Anna Catherina

By Dacia Whaul with photos by Arian Browne There was no one out in the streets when Sunday Stabroek visited Anna Catherina recently.

Karaudarnau

Story and photos by Gaulbert Sutherland   If you’re scared of leaping cows, don’t go into the corral.

Dartmouth

Story and photos by Kenesha Fraser Dartmouth, a well-populated community on the Essequibo coast situated between Westbury and Perth, is an African village that was bought by freed slaves following emancipation.

Pigeon Island Squatting Area

Story by Jeanna Pearson with photos by Arian Browne   Approximately eight miles from Georgetown poverty-stricken Indian families are crammed into small dilapidated shacks along a dam near the banks of the Chateau Margot seawall.

Port Mourant

Port Mourant, Corentyne, the home village of the late president of Guyana, Dr Cheddi Jagan as well as some outstanding cricketers, was described as the only village that offers education from “nursery to university.”  It is a very large village made up of about 15 settlements including Free Yard, Bound Yard, Portuguese Quarter, Bangladesh, Ankerville, Clifton, Tain, Miss Phoebe and John’s, and it is nestled between Guyana’s smallest town of Rose Hall to the west and Bloomfield Village to the east.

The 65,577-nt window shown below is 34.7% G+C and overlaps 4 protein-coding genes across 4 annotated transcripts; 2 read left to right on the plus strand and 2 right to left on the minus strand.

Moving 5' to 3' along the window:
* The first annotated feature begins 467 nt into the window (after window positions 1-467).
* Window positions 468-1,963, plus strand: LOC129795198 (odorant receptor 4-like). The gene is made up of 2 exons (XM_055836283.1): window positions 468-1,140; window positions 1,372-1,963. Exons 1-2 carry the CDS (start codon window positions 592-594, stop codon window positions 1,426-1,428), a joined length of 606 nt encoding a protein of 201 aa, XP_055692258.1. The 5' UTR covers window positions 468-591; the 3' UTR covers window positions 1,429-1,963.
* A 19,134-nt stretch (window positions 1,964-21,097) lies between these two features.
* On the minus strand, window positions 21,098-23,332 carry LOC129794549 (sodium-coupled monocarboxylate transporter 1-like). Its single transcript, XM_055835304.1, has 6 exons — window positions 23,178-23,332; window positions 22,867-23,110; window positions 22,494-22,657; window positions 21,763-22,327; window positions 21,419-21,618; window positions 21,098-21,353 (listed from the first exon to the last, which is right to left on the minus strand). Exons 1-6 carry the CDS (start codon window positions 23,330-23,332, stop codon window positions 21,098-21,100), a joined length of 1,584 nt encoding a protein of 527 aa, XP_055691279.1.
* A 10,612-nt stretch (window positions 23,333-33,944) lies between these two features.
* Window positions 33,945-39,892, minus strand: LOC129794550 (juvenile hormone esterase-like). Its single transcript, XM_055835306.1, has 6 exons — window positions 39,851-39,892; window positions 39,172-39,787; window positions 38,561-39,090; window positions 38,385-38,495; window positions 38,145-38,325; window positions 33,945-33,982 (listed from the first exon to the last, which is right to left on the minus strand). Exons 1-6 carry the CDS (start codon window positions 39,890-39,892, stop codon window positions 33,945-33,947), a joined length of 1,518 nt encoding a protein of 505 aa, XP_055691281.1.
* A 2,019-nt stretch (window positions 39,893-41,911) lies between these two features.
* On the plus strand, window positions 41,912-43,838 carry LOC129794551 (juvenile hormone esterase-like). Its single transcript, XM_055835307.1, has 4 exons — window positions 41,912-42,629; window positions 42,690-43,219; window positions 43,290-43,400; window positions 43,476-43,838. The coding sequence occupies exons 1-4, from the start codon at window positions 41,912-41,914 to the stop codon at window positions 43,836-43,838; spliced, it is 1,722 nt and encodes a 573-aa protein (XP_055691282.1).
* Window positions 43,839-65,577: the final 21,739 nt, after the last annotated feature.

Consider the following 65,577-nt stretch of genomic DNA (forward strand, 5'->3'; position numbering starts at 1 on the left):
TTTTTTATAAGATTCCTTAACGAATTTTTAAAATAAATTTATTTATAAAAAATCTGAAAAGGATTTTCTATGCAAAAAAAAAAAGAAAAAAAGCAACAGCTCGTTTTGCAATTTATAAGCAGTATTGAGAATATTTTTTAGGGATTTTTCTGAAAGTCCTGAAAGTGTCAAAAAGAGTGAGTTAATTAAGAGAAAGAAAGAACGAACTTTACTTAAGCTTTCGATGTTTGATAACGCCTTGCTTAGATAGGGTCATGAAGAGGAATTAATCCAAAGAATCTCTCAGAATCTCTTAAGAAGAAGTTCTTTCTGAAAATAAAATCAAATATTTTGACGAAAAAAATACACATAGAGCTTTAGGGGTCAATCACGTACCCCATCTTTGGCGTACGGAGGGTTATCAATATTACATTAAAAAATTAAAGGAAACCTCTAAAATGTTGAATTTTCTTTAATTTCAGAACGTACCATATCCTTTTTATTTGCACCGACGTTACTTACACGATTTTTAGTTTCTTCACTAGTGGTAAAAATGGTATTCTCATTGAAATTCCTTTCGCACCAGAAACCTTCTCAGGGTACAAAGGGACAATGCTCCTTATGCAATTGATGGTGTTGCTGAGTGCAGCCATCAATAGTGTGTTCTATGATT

Fairfield

Amidst endless cattle pastures and yellow rice fields, sits the small village of Fairfield in Mahaica.

Land of Plenty

Story and photos by Keneisha Fraser “I came to live here in 1975 when I married.

Kumu

Most people pass the scattered, thatched-roofed, mud-brick huts of Kumu without stopping and head directly to the white spray of the Kumu Falls to splash about in the cold waters roaring off the mountain.

Nigg

During a visit to Nigg, Corentyne in the scorching mid-afternoon sun, the village appears quiet and empty with hardly any activity, save for vehicles including a horse-cart with passengers, passing through.

Brickery

By Erika Williams with photos by Arian Browne   A village described by its residents as peaceful and quiet, Brickery is located on the East Bank Demerara sandwiched between Garden of Eden on the one side and Supply on the other.